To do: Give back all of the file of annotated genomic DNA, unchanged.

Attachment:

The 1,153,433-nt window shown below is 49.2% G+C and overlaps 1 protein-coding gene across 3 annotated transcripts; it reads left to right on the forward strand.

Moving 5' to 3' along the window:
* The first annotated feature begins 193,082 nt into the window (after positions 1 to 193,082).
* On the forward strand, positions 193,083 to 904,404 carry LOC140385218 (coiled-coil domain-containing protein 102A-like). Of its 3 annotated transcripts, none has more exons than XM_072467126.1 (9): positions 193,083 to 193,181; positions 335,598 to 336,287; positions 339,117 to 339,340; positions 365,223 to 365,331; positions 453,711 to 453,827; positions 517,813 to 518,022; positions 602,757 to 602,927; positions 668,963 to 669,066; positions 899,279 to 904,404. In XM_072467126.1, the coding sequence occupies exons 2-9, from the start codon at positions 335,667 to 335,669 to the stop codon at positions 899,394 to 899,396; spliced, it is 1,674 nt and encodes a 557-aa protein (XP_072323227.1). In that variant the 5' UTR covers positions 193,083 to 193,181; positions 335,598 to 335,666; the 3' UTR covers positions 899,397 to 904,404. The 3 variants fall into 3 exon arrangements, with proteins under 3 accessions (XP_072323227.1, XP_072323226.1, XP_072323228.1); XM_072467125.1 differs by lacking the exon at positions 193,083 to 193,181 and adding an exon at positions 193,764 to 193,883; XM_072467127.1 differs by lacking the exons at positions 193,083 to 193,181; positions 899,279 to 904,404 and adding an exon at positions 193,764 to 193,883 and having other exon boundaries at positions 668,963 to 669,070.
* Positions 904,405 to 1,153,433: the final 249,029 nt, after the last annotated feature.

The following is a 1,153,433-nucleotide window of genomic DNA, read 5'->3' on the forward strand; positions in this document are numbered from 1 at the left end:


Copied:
The 1,153,433-nt window shown below is 49.2% G+C and overlaps 1 protein-coding gene across 3 annotated transcripts; it reads left to right on the forward strand.

Moving 5' to 3' along the window:
* The first annotated feature begins 193,082 nt into the window (after positions 1 to 193,082).
* On the forward strand, positions 193,083 to 904,404 carry LOC140385218 (coiled-coil domain-containing protein 102A-like). Of its 3 annotated transcripts, none has more exons than XM_072467126.1 (9): positions 193,083 to 193,181; positions 335,598 to 336,287; positions 339,117 to 339,340; positions 365,223 to 365,331; positions 453,711 to 453,827; positions 517,813 to 518,022; positions 602,757 to 602,927; positions 668,963 to 669,066; positions 899,279 to 904,404. In XM_072467126.1, the coding sequence occupies exons 2-9, from the start codon at positions 335,667 to 335,669 to the stop codon at positions 899,394 to 899,396; spliced, it is 1,674 nt and encodes a 557-aa protein (XP_072323227.1). In that variant the 5' UTR covers positions 193,083 to 193,181; positions 335,598 to 335,666; the 3' UTR covers positions 899,397 to 904,404. The 3 variants fall into 3 exon arrangements, with proteins under 3 accessions (XP_072323227.1, XP_072323226.1, XP_072323228.1); XM_072467125.1 differs by lacking the exon at positions 193,083 to 193,181 and adding an exon at positions 193,764 to 193,883; XM_072467127.1 differs by lacking the exons at positions 193,083 to 193,181; positions 899,279 to 904,404 and adding an exon at positions 193,764 to 193,883 and having other exon boundaries at positions 668,963 to 669,070.
* Positions 904,405 to 1,153,433: the final 249,029 nt, after the last annotated feature.

The following is a 1,153,433-nucleotide window of genomic DNA, read 5'->3' on the forward strand; positions in this document are numbered from 1 at the left end: